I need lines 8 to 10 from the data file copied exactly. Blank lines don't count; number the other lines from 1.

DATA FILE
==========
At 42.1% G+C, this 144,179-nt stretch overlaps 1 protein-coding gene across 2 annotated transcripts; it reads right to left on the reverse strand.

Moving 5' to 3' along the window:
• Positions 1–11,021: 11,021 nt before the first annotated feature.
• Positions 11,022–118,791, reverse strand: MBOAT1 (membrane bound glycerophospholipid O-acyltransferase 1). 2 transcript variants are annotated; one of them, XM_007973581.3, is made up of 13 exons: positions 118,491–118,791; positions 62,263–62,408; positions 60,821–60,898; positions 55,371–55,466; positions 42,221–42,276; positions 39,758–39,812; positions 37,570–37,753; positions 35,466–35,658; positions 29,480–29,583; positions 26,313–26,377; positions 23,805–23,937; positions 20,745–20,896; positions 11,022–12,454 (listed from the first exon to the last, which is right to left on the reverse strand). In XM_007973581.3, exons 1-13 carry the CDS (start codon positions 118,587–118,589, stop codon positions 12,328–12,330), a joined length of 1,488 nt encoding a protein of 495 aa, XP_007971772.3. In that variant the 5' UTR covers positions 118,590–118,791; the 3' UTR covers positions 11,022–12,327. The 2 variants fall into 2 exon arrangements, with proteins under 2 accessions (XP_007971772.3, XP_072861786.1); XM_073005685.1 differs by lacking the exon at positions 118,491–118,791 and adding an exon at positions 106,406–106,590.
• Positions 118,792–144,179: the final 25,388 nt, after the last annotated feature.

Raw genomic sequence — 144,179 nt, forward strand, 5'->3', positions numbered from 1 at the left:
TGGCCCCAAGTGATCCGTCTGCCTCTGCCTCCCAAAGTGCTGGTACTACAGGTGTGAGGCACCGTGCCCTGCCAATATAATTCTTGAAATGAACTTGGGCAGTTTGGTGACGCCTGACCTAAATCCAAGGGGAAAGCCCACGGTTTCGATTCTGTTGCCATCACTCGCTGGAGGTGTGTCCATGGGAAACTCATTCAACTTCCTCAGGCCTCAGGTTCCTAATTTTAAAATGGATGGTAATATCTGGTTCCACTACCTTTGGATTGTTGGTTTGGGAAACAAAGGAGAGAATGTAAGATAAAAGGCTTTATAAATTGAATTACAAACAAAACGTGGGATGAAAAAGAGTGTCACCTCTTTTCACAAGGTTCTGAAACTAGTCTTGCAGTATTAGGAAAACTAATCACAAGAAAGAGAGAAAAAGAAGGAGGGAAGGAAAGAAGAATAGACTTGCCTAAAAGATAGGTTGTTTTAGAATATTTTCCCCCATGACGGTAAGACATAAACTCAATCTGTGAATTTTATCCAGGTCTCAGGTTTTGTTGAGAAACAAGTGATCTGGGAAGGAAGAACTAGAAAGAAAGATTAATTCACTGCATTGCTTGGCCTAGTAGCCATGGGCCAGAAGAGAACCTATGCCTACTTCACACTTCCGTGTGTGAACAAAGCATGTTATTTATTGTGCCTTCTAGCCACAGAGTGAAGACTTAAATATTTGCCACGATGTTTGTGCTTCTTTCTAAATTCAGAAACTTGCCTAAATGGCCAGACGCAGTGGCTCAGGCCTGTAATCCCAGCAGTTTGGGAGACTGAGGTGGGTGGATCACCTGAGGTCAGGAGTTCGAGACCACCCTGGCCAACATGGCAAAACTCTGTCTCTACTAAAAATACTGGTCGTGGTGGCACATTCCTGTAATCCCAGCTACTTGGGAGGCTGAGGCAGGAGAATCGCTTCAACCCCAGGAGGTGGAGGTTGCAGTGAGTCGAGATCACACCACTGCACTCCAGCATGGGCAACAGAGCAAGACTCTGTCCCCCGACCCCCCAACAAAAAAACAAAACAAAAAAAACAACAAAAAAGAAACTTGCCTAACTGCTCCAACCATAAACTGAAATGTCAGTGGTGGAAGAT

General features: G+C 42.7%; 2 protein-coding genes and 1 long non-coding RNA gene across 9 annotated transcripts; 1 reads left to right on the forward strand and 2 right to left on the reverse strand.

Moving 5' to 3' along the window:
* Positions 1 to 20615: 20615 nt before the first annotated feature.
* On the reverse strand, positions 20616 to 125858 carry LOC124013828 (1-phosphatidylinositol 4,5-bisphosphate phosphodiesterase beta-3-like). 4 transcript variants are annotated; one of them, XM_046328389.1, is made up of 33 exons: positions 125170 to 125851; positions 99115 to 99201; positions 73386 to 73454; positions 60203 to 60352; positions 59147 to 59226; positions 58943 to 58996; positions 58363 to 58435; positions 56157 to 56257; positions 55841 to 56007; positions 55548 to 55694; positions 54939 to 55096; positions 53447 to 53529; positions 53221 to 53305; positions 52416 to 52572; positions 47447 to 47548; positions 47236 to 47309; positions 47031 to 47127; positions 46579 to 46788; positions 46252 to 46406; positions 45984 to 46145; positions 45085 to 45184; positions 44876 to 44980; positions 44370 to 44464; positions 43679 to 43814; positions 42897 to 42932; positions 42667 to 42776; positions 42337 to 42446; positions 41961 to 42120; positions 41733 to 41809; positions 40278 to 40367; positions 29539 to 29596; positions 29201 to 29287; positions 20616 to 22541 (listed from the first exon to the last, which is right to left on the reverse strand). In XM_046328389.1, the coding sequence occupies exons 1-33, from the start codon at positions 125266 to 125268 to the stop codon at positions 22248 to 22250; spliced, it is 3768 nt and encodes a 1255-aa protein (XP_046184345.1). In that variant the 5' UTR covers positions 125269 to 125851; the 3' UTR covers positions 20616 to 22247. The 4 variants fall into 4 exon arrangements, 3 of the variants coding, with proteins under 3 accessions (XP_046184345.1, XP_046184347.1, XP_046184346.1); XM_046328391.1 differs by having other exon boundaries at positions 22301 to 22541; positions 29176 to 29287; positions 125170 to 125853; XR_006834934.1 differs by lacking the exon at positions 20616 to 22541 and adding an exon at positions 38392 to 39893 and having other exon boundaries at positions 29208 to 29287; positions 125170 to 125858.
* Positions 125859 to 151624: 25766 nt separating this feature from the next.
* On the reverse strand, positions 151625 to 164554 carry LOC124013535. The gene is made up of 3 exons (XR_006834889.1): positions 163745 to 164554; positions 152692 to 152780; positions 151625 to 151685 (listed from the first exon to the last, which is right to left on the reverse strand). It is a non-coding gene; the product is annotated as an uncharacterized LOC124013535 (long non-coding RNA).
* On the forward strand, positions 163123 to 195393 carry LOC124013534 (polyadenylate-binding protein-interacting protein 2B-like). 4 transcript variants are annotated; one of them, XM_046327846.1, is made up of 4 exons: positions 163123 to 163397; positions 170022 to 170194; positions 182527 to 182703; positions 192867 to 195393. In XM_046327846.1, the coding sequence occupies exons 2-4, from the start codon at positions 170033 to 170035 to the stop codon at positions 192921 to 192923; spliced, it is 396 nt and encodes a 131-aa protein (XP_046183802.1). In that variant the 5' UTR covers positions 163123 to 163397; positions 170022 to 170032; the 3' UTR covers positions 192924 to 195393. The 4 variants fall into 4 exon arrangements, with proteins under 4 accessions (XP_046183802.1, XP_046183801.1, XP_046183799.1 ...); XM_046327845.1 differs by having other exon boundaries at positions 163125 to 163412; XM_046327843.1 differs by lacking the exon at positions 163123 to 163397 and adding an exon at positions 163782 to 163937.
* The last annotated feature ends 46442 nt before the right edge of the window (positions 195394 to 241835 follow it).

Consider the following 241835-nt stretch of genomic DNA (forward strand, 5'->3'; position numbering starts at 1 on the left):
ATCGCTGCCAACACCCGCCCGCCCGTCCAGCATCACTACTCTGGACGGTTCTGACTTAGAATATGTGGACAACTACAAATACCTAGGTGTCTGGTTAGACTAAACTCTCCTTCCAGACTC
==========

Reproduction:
General features: G+C 42.7%; 2 protein-coding genes and 1 long non-coding RNA gene across 9 annotated transcripts; 1 reads left to right on the forward strand and 2 right to left on the reverse strand.

Moving 5' to 3' along the window:
* Positions 1 to 20615: 20615 nt before the first annotated feature.